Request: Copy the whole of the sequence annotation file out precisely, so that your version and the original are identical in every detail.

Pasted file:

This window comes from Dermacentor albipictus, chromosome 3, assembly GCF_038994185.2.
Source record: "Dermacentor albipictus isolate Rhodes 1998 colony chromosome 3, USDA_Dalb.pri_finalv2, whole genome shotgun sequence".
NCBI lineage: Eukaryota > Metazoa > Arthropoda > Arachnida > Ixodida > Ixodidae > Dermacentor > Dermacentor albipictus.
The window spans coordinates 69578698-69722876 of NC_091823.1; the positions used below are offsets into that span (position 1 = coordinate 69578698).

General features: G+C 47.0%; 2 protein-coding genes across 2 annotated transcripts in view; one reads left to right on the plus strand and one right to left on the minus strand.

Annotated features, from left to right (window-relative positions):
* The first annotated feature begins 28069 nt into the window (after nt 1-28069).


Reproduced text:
This window comes from Dermacentor albipictus, chromosome 3, assembly GCF_038994185.2.
Source record: "Dermacentor albipictus isolate Rhodes 1998 colony chromosome 3, USDA_Dalb.pri_finalv2, whole genome shotgun sequence".
NCBI lineage: Eukaryota > Metazoa > Arthropoda > Arachnida > Ixodida > Ixodidae > Dermacentor > Dermacentor albipictus.
The window spans coordinates 69578698-69722876 of NC_091823.1; the positions used below are offsets into that span (position 1 = coordinate 69578698).

General features: G+C 47.0%; 2 protein-coding genes across 2 annotated transcripts in view; one reads left to right on the plus strand and one right to left on the minus strand.

Annotated features, from left to right (window-relative positions):
* The first annotated feature begins 28069 nt into the window (after nt 1-28069).